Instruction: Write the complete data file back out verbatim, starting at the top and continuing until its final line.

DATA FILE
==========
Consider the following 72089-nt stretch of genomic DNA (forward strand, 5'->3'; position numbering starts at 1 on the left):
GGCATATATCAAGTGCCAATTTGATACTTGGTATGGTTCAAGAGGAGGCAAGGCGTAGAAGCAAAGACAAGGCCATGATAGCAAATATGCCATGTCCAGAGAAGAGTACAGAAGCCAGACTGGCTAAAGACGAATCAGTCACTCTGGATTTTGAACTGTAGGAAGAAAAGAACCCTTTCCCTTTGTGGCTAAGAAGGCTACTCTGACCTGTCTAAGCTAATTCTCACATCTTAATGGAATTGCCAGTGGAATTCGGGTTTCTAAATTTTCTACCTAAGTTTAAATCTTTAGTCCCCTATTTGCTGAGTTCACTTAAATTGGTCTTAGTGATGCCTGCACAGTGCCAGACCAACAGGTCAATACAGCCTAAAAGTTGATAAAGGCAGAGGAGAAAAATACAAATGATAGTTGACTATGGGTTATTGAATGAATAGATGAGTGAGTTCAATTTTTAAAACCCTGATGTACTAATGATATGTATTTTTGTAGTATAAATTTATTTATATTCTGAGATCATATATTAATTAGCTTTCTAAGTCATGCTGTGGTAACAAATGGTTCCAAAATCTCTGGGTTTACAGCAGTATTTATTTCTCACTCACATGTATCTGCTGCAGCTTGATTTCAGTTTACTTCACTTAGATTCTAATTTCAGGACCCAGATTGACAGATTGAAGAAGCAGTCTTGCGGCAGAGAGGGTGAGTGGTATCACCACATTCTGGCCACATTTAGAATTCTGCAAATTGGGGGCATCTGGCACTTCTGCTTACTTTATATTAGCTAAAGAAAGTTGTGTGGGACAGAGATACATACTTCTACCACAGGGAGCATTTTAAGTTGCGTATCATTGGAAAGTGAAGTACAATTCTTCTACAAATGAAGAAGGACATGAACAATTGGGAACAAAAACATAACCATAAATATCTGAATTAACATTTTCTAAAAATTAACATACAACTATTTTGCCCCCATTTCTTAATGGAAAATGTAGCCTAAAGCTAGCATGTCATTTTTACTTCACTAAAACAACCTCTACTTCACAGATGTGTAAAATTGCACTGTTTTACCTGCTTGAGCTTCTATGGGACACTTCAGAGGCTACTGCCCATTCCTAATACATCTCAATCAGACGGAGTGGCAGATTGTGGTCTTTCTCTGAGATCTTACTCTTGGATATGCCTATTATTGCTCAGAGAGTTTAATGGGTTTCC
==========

Consider the following 72089-nt stretch of genomic DNA (forward strand, 5'->3'; position numbering starts at 1 on the left):
GGCATATATCAAGTGCCAATTTGATACTTGGTATGGTTCAAGAGGAGGCAAGGCGTAGAAGCAAAGACAAGGCCATGATAGCAAATATGCCATGTCCAGAGAAGAGTACAGAAGCCAGACTGGCTAAAGACGAATCAGTCACTCTGGATTTTGAACTGTAGGAAGAAAAGAACCCTTTCCCTTTGTGGCTAAGAAGGCTACTCTGACCTGTCTAAGCTAATTCTCACATCTTAATGGAATTGCCAGTGGAATTCGGGTTTCTAAATTTTCTACCTAAGTTTAAATCTTTAGTCCCCTATTTGCTGAGTTCACTTAAATTGGTCTTAGTGATGCCTGCACAGTGCCAGACCAACAGGTCAATACAGCCTAAAAGTTGATAAAGGCAGAGGAGAAAAATACAAATGATAGTTGACTATGGGTTATTGAATGAATAGATGAGTGAGTTCAATTTTTAAAACCCTGATGTACTAATGATATGTATTTTTGTAGTATAAATTTATTTATATTCTGAGATCATATATTAATTAGCTTTCTAAGTCATGCTGTGGTAACAAATGGTTCCAAAATCTCTGGGTTTACAGCAGTATTTATTTCTCACTCACATGTATCTGCTGCAGCTTGATTTCAGTTTACTTCACTTAGATTCTAATTTCAGGACCCAGATTGACAGATTGAAGAAGCAGTCTTGCGGCAGAGAGGGTGAGTGGTATCACCACATTCTGGCCACATTTAGAATTCTGCAAATTGGGGGCATCTGGCACTTCTGCTTACTTTATATTAGCTAAAGAAAGTTGTGTGGGACAGAGATACATACTTCTACCACAGGGAGCATTTTAAGTTGCGTATCATTGGAAAGTGAAGTACAATTCTTCTACAAATGAAGAAGGACATGAACAATTGGGAACAAAAACATAACCATAAATATCTGAATTAACATTTTCTAAAAATTAACATACAACTATTTTGCCCCCATTTCTTAATGGAAAATGTAGCCTAAAGCTAGCATGTCATTTTTACTTCACTAAAACAACCTCTACTTCACAGATGTGTAAAATTGCACTGTTTTACCTGCTTGAGCTTCTATGGGACACTTCAGAGGCTACTGCCCATTCCTAATACATCTCAATCAGACGGAGTGGCAGATTGTGGTCTTTCTCTGAGATCTTACTCTTGGATATGCCTATTATTGCTCAGAGAGTTTAATGGGTTTCC